OF THE REAL AND IMAGINARY
“Now, Sinai, Nebo and even Olympus have long since become what the mountaineers call cow pastures; and even the highest peaks of the Himalayas are no longer considered inaccessible today. All these summits have thus lost their analogical power. The symbol has had to take refuge in entirely mythical mountains, such as Mount Meru of the Hindus.” So wrote René Daumal in the first chapter of his unfinished masterpiece, Mount Analogue, on which he worked until his sud- den death in 1944. Yet at that time, the ascents to the sum- mits of the most “inaccessible” mountains were yet to come: Everest would be conquered in 1953 and K2 in 1954. The French philosopher, however, had already guessed that Man would end up depriving the real mountains of all sacredness, conquering them and making them a battleground for mountaineering feats and records. Perhaps he did not imagine that in the new millennium many of them would be reduced to a mere itinerary for paying excursionists, where even the allure of the Alpine conquest would be watered down.
And so, with the fading of the myth that hovered around the real mountain, the symbolic reach of the imaginary, or im- agined, mountain has strengthened. If today the ascent to Mount Olympus is only an excursion of medium difficulty that takes place in two days, up to the 3000 metres of a peak like many others between Thessaly and Macedonia, the inacces- sible, mythical Olympus, home of the Greek gods, becomes much more real and fascinating in our imagination. And isn’t the non-existent Purgatory a real mountain in Christian-West- ern thought? As well as Meru in Hindu and Buddhist culture, Venusberg in Germanic mythology or the mythical Uluru for Australian aborigines.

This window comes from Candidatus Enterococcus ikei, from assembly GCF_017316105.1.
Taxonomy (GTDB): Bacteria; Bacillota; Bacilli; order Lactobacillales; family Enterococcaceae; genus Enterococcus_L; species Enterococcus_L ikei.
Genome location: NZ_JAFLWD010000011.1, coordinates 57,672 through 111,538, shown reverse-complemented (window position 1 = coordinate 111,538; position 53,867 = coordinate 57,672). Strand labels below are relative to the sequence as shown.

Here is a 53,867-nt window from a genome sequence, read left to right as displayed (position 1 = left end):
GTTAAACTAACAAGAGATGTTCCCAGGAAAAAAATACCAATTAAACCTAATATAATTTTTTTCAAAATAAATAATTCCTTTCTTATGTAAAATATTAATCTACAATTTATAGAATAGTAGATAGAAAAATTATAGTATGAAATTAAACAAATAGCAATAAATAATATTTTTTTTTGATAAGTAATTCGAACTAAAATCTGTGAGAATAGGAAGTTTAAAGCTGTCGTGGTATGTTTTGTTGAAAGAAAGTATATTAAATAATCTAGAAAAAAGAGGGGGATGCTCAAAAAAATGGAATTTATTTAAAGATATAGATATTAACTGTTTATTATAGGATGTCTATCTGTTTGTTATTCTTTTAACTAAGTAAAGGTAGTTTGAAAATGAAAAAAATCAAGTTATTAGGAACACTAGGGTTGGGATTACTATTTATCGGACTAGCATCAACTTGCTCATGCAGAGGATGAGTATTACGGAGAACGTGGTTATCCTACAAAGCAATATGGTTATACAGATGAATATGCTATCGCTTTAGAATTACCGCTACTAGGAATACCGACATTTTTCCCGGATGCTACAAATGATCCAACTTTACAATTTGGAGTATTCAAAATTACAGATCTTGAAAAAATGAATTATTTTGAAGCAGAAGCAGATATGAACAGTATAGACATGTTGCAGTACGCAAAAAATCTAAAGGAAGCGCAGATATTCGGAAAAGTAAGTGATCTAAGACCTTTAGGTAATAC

Does it only remain for us to seek, in the imaginary moun- tains, that link between the Earth and the Sky that has always been inherent in the existence of the high lands? An answer can again be found in Daumal’s book: “For a mountain to play the role of Mount Analogue, its summit must be inacces- sible, but its base accessible to human beings as nature has made them. It must be unique and it must exist geographi- cally. The gateway to the invisible must be visible.” Because there remain few inaccessible mountain peaks on planet Earth, the Film Festival della Lessinia has devoted its ener- gies to scaling, without ever fully reaching, the symbolic and mythical meanings of the mountains, and to investigating the lives of those who work at their base, on their slopes, and on their peaks and, with thoughts and desires, even higher up.
It is stimulating, in this twenty-fourth edition, to compare – even in an analogous sense – the real and imaginary moun- tains in the sixty-three films on the programme: for example, to juxtapose Shangri-La, the idyllic valley of eternal youth in the film by Frank Capra, with the mountain that is still wound- ed by the residues of the Vietnam war or that carved out by a dam that will submerge more than 5000 hectares in China. In the retrospective “The Imaginary Mountain” we rise symbol- ically with the seven most powerful men on Earth in the film La Montaña Sagrada by Jodorowsky (inspired by Daumel’s book, which the composer Michele Lobaccaro will recount in music in an appointment of “Higher Words”). The Slovenian film Rudar narrates with chilling realism the story of other powerful men who try to cover up a massacre in the bowels of the mountains. If the thematic tribute of this year’s Festival turns our gaze toward the horizon of the imaginary, on the other hand the raw realities of climate change are brought to the fore in the images of glaciers melting in Beyond the Obvious – Daniel Schwartz Photographer. Old people are brought to die on the peaks of Monte Narayama in the Japanese myth depicted in the film Narayana Bushiko, while the expression of a child who watches his father’s suicide leads us to reflect in the Peruvian feature Retablo, as do the small exertions of two children who drag their mother’s corpse toward its burial place in the short film Nueve nudos. A liberal synthesis between symbolism, imagination and reality also characterises the Twin Peaks of David Lynch’s celebrated saga.